The band was formed in 1980 by four editorial staff of the Munich underground magazine Mode & Verzweiflung, curator Justin Hoffmann, author Thomas Meinecke, artist Michaela Melián and photographer Wilfried Petzi. Later they were joined by musician Carl Oesterhelt. The slogan of the band was “Today the disco, tomorrow the coup, the day after tomorrow a country outing. We call this voluntary self-regulation.” From the mid-1980s, in addition to their concerts in West Germany, Switzerland, Austria and Holland the band increasingly performed in England, where it was regularly a guest of John Peel for BBC sessions, and then also released their records in England. In 1989, on the invitation of the East German Radio youth station DT64 F. S. K. held a concert in East Berlin.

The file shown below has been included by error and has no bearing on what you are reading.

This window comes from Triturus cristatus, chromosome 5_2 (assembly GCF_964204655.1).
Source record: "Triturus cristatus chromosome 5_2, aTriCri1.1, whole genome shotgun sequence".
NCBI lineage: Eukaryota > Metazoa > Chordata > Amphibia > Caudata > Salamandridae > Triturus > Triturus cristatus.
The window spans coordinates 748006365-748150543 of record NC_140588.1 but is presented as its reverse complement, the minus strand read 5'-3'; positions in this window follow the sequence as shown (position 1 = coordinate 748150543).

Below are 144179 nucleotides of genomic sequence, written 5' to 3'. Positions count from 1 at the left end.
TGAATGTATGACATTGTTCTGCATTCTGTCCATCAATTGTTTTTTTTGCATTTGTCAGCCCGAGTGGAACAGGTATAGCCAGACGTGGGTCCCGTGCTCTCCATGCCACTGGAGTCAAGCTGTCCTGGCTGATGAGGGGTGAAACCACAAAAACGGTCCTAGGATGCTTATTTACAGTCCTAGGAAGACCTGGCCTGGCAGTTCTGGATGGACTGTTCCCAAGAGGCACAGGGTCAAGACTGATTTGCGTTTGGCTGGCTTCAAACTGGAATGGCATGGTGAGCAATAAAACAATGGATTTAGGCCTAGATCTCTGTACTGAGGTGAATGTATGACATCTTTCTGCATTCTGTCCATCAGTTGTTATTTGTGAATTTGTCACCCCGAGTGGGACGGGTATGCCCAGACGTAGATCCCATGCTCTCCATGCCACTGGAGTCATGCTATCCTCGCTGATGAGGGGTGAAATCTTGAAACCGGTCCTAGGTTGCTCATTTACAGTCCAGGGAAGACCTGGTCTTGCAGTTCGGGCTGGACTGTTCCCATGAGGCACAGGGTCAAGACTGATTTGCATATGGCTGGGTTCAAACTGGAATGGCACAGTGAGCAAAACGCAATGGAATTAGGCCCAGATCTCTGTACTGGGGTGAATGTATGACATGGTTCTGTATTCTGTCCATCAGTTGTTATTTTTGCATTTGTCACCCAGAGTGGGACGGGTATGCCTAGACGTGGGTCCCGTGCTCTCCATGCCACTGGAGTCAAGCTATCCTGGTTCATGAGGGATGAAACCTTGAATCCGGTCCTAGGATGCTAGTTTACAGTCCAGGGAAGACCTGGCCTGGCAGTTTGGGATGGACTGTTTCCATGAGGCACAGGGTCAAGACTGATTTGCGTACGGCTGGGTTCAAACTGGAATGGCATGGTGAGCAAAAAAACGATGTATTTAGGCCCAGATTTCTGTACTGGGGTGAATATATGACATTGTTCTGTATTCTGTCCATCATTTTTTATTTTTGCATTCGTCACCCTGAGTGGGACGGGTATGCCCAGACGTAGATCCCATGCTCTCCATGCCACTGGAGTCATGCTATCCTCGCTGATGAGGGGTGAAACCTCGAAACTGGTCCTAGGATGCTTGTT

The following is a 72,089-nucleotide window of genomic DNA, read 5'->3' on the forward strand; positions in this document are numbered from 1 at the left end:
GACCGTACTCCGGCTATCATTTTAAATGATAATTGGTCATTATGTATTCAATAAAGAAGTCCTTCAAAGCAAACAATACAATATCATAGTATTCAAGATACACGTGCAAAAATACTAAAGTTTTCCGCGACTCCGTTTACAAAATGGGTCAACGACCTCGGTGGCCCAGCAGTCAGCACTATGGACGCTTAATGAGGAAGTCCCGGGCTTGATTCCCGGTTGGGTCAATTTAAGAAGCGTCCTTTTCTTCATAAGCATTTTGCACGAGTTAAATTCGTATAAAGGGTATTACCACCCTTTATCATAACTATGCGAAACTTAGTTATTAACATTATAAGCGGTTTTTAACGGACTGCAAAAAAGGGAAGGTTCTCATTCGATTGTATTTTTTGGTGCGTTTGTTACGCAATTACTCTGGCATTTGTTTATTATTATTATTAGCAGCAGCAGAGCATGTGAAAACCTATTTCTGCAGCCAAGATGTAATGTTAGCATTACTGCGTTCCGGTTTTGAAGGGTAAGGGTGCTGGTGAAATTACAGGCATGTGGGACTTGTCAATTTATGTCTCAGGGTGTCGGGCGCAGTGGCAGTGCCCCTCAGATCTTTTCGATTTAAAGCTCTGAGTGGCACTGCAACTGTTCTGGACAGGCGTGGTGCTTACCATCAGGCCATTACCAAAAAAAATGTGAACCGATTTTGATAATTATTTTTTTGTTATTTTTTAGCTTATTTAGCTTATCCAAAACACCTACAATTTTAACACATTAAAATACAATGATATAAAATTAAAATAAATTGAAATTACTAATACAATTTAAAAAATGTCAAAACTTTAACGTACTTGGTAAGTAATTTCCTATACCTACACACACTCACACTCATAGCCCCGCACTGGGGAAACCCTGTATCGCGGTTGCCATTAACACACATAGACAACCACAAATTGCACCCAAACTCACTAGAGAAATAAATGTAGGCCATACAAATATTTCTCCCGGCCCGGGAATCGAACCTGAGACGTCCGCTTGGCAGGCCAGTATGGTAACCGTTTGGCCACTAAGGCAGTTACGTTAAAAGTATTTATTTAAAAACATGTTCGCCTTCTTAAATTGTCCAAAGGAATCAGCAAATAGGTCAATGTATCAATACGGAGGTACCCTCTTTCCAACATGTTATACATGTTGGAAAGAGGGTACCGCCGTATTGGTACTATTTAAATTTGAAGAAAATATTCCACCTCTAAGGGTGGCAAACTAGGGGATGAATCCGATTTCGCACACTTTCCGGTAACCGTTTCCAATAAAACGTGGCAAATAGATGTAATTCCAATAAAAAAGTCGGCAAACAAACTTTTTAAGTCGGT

Students Holger Hiller and Thomas Fehlmann founded the band Palais Schaumburg in 1980 during their time together at the art academy in Hamburg. The band is named after the former residence of the Federal Chancellor in Bonn. Frank Martin Strauss AKA FM Einheit, and the American Chris Lunch were also briefly members of the band, but they left it after release of the first single Rote Lichter/ Macht mich glücklich wie nie. Synthesizers, samplers and Fehlmann’s trumpet are the trademark sound of Palais Schaumburg in which post-punk, pop and dubbed elements encounter bizarrely atonal singing in German. Dadaism and the Bauhaus movement also served as inspirations. Wearing Bavarian style jackets, shaven necks and side parts, Palais Schaumburg played on old-fashioned German symbols and meanings not only in their lyrics, but also their appearance.